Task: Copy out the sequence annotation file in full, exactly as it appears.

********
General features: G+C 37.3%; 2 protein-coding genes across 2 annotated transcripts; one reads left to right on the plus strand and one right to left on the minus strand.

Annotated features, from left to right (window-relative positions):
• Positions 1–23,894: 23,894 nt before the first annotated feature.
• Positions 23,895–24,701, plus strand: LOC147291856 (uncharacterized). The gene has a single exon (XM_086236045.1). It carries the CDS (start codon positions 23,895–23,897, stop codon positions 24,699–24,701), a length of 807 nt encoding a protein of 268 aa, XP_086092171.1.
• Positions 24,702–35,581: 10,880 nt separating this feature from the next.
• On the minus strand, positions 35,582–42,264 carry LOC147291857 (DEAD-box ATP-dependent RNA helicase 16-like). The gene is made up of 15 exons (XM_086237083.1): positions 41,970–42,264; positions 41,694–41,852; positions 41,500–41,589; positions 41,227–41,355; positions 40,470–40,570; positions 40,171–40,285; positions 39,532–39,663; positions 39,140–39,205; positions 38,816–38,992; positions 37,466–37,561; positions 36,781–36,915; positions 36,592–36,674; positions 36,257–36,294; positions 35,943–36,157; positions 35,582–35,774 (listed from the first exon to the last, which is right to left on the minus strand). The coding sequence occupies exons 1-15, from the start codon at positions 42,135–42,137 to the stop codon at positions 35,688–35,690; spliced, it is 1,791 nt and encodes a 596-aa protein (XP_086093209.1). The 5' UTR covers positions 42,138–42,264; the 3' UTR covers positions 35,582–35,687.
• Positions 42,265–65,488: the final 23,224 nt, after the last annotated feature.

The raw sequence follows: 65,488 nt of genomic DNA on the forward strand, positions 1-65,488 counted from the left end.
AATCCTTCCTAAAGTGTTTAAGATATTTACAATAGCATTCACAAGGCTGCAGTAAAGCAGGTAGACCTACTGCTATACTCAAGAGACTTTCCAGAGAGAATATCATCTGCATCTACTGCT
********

General features: G+C 37.3%; 2 protein-coding genes across 2 annotated transcripts; one reads left to right on the plus strand and one right to left on the minus strand.

Annotated features, from left to right (window-relative positions):
• Positions 1–23,894: 23,894 nt before the first annotated feature.
• Positions 23,895–24,701, plus strand: LOC147291856 (uncharacterized). The gene has a single exon (XM_086236045.1). It carries the CDS (start codon positions 23,895–23,897, stop codon positions 24,699–24,701), a length of 807 nt encoding a protein of 268 aa, XP_086092171.1.
• Positions 24,702–35,581: 10,880 nt separating this feature from the next.
• On the minus strand, positions 35,582–42,264 carry LOC147291857 (DEAD-box ATP-dependent RNA helicase 16-like). The gene is made up of 15 exons (XM_086237083.1): positions 41,970–42,264; positions 41,694–41,852; positions 41,500–41,589; positions 41,227–41,355; positions 40,470–40,570; positions 40,171–40,285; positions 39,532–39,663; positions 39,140–39,205; positions 38,816–38,992; positions 37,466–37,561; positions 36,781–36,915; positions 36,592–36,674; positions 36,257–36,294; positions 35,943–36,157; positions 35,582–35,774 (listed from the first exon to the last, which is right to left on the minus strand). The coding sequence occupies exons 1-15, from the start codon at positions 42,135–42,137 to the stop codon at positions 35,688–35,690; spliced, it is 1,791 nt and encodes a 596-aa protein (XP_086093209.1). The 5' UTR covers positions 42,138–42,264; the 3' UTR covers positions 35,582–35,687.
• Positions 42,265–65,488: the final 23,224 nt, after the last annotated feature.

The raw sequence follows: 65,488 nt of genomic DNA on the forward strand, positions 1-65,488 counted from the left end.
AATCCTTCCTAAAGTGTTTAAGATATTTACAATAGCATTCACAAGGCTGCAGTAAAGCAGGTAGACCTACTGCTATACTCAAGAGACTTTCCAGAGAGAATATCATCTGCATCTACTGCT